Sitting in the car, after the C3 and Matiz, the first thing you notice is "where is the headroom". Cars are getting heavier, fatter, and taller, and as a design of a generation gone by, this handicaps the Clio. In the front, headroom is adequate, but the rear remains tight. Legroom is ok in the rear.

    On the road, it's not hard to see why the Clio has been getting good reviews. The 1.4 16V is fine with 3 people onboard, better than the 1.4 in the C3. Not too noisy either - noise chiefly from the road and the air. As a package, the manual is far better than the auto.

    The clutch has a slightly high takeup point, and isn't heavy. I found the gearshift baulks a little, precluding swift gearchanges.

    Steering errs on the heavier side, and isn't as direct as I like. The brakes are fine, but are slightly less effective than in the C3.

    Since the last time I was in a Clio, the ride seems to have stiffened up by quite a bit, and the car rolls less. It's nice to drive, but I could do with a little more grip, as there were times when the tyres were squealing in corners.

    Aircon is disappointing, it just managed to keep the 21-25C temperature outside at bay, but wouldn't cool down a parked car on a 40 day well. On the other hand, the audio is very nice for an economy car, and the remote stalks are always great.

    Overall, there wasn't one clear winner after today's expedition.

    The C3 has lots of character, isn't a bad drive, and is very practical - this is going to help Citroen grow in this country.

    The Matiz is just simple, economical transport.

    The Clio is a nice drive, feeling mature on the road. But its yesteryear packaging lets it down.

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    If you enjoy driving, get the Clio. If you want a car that's easier to live with, and still competent on the road, the C3 is great.

    Cheers,

    Justin

    Peugeot 307 XS 1.6
    Aussiefrogged in MEL, PER, SYD, BNE & ADL.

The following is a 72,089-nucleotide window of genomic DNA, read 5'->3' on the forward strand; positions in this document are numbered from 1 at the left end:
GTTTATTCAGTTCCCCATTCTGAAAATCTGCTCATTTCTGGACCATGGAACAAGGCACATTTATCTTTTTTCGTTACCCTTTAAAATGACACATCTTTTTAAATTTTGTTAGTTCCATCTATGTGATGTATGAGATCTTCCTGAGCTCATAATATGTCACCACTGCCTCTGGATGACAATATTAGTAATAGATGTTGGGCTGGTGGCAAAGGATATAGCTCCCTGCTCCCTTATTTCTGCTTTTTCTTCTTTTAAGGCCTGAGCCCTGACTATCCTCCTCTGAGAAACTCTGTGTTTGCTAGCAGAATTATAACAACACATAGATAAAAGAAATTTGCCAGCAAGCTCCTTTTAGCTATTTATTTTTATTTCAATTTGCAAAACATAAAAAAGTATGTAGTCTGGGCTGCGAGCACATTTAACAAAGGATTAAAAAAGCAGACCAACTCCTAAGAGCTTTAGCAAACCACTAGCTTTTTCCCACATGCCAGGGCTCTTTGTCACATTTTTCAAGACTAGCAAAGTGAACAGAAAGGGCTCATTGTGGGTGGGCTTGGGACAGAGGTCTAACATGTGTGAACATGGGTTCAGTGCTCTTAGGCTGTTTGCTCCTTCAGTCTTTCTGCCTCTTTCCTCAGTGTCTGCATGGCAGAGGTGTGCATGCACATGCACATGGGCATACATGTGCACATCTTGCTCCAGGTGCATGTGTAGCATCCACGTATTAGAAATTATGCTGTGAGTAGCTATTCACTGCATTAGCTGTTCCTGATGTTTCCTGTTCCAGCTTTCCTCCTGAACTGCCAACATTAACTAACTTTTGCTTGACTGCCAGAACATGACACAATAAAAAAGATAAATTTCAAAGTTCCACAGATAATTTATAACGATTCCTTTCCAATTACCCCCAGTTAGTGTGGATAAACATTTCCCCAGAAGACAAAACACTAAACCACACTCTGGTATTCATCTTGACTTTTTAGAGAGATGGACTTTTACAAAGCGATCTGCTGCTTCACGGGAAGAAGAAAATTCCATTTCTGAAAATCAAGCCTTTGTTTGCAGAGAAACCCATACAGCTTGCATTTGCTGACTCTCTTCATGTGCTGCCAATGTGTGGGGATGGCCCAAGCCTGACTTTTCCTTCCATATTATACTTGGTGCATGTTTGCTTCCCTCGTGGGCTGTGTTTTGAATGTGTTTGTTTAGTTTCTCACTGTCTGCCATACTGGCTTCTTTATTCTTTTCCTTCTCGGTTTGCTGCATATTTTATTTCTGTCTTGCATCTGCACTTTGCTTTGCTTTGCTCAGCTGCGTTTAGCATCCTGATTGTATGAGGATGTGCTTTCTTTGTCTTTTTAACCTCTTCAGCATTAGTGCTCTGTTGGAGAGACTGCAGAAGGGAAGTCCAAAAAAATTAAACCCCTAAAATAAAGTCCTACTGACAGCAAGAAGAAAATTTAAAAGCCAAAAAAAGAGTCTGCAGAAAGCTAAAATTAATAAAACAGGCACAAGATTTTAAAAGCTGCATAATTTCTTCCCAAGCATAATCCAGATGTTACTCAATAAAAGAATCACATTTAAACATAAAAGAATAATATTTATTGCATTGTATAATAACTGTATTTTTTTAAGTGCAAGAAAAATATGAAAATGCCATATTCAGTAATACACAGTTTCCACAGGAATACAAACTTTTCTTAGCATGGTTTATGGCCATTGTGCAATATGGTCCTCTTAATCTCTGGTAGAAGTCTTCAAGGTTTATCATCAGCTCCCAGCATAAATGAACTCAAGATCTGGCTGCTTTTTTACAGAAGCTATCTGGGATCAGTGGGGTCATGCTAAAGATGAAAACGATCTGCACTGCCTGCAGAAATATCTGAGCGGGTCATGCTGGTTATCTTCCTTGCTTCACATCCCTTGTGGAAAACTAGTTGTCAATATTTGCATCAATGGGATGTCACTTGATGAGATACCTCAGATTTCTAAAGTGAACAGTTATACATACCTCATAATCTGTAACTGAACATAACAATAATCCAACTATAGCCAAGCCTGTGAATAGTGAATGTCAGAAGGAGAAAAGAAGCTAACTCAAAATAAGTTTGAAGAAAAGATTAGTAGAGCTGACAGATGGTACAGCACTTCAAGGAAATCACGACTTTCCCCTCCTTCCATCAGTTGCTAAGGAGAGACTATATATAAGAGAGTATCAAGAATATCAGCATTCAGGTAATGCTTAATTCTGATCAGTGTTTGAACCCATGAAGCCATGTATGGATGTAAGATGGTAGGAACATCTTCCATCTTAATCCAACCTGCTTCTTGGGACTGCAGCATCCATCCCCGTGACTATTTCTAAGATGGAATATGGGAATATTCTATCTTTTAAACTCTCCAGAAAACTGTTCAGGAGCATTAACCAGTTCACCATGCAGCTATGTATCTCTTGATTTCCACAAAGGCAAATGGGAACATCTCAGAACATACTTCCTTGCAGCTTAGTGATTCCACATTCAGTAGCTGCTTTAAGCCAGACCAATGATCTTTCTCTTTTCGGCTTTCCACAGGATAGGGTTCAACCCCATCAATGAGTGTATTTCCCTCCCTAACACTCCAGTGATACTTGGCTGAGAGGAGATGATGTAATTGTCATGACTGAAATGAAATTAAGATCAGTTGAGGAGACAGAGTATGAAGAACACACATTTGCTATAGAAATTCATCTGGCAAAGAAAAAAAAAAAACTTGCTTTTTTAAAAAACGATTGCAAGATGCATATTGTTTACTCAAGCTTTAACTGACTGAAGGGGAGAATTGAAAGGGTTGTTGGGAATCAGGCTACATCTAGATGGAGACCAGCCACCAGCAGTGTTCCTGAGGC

Rendezvous Adelaide 2005

  2. #2
    Sense Pug307's Avatar
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    Here are a few pics to give you an idea what I'm talking about re. the C3.

    The instrumentation

    <img src="http://carpoint.ninemsn.com.au/content/reviews/citroen/2003C3SX4.jpg" alt=" - " />

    The front cabin - looks better than in the baby blue I drove yesterday.

    <img src="http://carpoint.ninemsn.com.au/content/reviews/citroen/2003C3SX3.jpg" alt=" - " />

    From the rear

    <img src="http://carpoint.ninemsn.com.au/content/reviews/citroen/2003C3SX2.jpg" alt=" - " />

    Cheers,

    Justin

    Peugeot 307 XS 1.6
    Aussiefrogged in MEL, PER, SYD, BNE & ADL.
    Rendezvous Adelaide 2005

  3. #3
    1000+ Posts CHRI'S16's Avatar
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    Nice work Justin, you mentioned that there wont be a 1.6 C3?, what about a vts or equivalent, i remember UFO saying there will be and, that Peugeot will also release a rebadged vts (gti) version as they do with the 106/saxo in the UK. will this hapen here??? as UFO is on holidays we'll have to wait and clear this up later, but im shure youd know too.?
    tx xqisid
    ... ptui!

  4. #4
    Sense Pug307's Avatar
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    The dealer said he doesn't think there'll be a 1.6 after talking to his manager (because of the close price proximity to the 1.6 Xsara), but all other reports indicate there will be one mid 2003.

    Cheers,

    Justin

    Peugeot 307 XS 1.6
    Aussiefrogged in MEL, PER, SYD, BNE & ADL.
    Rendezvous Adelaide 2005